Lufthansa has officially put 12 of its Airbus A340-600s put for sale. The jets were sent for long-term storage by the flag carrier in May 2020 and have since been formally retired. Considering all these planes are only 12 to 18 years old, they certainly could find use with a new operator, if one is willing.
According to Aerotelegraph, Lufthansa is putting up 12 of its former Airbus A340-600s for sale to prospective buyers. The airline operated a total of 17 of these four-engined jets before the pandemic broke, all of which are currently parked in long-term storage at Teurel, a Spanish aircraft graveyard. This January, Lufthansa confirmed that these birds would never fly for the airline again.
Over a year after being on the ground, Lufthansa has officially found the next step for these planes: a new owner. The carrier is selling 12 A340-600s, carrying registrations: D-AIHZ, D-AIHY, D-AIHX, D-AIHW, D-AIHL, D-AIHK, D-AIHH, D-AIHF, D-AIHE, D-AIHD, D-AIHC, and D-AIHB.
Despite their retirement, these A346s still have a lot of life in them. The youngest, D-AIHZ, open entered the fleet in May 2009, according to ch-aviation. Meanwhile, the oldest, D-AIHB, first arrived in November 2003.
With a mix of ages and uses, any new buyer could easily find years of use from these A340s. Moreover, the plane comes equipped with Lufthansa’s four-class, 252 seat layouts, including eight first class seats.
Notably, Lufthansa has opted not to sell aircraft ranging from 13 to 15 years old. It’s unclear why only the newest and oldest jets are going on sale. Simple Flying has reached out to Lufthansa for comment and will update this article when one is received.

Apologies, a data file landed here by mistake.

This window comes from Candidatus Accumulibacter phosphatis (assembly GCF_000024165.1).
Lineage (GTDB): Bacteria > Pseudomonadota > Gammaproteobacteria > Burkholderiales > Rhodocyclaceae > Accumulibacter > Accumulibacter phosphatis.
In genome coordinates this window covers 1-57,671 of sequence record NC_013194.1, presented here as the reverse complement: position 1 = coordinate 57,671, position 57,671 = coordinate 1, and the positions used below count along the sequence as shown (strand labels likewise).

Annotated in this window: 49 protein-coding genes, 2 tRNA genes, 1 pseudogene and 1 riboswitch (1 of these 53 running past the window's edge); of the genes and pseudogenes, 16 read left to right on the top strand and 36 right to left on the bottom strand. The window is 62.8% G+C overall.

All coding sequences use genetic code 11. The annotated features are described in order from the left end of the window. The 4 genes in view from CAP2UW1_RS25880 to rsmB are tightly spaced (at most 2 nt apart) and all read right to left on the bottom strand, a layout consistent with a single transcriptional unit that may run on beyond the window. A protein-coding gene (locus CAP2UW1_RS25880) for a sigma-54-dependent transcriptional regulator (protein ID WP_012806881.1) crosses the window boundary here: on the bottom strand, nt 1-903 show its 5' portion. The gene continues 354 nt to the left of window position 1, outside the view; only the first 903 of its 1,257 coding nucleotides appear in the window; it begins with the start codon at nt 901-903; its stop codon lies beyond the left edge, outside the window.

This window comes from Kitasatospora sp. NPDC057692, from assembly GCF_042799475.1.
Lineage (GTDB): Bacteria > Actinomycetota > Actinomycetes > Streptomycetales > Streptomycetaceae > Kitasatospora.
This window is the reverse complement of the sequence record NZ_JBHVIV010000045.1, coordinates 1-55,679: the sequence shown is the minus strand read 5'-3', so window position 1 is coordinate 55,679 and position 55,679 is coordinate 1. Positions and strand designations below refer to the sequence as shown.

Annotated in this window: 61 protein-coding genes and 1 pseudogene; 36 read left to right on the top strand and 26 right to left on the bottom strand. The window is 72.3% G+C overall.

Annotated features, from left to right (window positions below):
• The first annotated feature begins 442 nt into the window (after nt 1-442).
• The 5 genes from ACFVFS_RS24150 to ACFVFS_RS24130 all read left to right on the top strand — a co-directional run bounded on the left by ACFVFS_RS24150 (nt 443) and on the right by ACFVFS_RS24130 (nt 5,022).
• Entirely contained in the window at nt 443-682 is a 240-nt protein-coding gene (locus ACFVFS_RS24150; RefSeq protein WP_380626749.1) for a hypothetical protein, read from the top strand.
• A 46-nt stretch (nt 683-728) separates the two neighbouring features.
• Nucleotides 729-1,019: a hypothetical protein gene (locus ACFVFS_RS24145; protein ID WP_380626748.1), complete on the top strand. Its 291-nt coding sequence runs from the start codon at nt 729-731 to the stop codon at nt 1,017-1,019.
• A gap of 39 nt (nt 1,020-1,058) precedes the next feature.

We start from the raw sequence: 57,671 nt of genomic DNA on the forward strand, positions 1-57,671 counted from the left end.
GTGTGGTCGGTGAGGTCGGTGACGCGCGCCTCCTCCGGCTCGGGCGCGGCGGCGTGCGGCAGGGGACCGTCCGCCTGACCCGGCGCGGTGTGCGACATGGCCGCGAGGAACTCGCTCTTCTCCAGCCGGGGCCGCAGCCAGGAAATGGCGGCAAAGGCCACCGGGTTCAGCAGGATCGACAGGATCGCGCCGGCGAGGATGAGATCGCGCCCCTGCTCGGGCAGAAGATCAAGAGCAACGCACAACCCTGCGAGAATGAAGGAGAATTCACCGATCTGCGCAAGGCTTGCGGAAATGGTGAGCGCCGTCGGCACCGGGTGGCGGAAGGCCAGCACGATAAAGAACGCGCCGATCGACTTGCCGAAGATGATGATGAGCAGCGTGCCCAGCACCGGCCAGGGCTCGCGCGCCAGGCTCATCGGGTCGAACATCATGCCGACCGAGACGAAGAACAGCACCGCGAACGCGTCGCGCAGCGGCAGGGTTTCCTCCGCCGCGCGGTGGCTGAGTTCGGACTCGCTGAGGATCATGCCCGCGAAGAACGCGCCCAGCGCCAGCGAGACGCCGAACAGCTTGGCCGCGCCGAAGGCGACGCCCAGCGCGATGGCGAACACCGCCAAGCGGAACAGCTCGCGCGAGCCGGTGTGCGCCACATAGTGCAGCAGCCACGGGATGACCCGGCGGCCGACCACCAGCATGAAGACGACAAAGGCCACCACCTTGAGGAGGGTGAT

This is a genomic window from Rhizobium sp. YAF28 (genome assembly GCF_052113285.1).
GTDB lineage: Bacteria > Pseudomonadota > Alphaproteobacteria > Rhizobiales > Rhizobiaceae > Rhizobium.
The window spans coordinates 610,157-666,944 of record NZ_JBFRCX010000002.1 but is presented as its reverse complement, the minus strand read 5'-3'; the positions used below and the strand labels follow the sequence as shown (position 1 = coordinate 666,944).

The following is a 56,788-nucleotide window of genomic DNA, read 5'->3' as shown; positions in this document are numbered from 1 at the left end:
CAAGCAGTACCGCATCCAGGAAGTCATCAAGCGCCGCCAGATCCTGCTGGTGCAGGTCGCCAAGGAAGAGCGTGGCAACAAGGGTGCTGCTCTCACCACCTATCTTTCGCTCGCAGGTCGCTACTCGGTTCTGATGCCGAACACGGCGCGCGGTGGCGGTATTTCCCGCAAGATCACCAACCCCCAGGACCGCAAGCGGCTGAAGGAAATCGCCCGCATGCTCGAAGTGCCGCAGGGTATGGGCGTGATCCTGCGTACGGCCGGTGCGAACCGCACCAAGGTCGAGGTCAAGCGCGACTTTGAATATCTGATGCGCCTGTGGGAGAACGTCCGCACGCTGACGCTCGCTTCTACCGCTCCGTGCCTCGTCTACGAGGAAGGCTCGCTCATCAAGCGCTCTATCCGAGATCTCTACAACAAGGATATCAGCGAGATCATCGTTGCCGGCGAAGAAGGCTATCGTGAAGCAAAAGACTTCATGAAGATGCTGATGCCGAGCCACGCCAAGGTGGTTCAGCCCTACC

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While the A340-600s go up for sale, other Lufthansa widebodies have been scrapped instead. This includes several Boeing 747-400s in recent months. With little to no resale chances, these jets simply had no future left. However, in a statement, a Lufthansa spokesperson said about the A346s,
“We assume that we can sell the aircraft.”
If the sale is successful, it will help Lufthansa recover some amount of cash and offset huge impairment charges from the retirement. As the carrier continues to face record losses, any infusion of funds will be considered a victory. However, there is a reason these aircraft were retired in the first place: inefficiency.
Gas-guzzling jets like the A340-600 have little place in a time when airlines are looking to maximize efficiency and reduce operating costs. In the best case, these planes will be picked up by private buyers or wet lease companies for future use. At the right price, operating these aircraft might just make some amount of fiscal sense.
What do you think about the future of these 12 A340s? Will they find new operators? Let us know in the comments!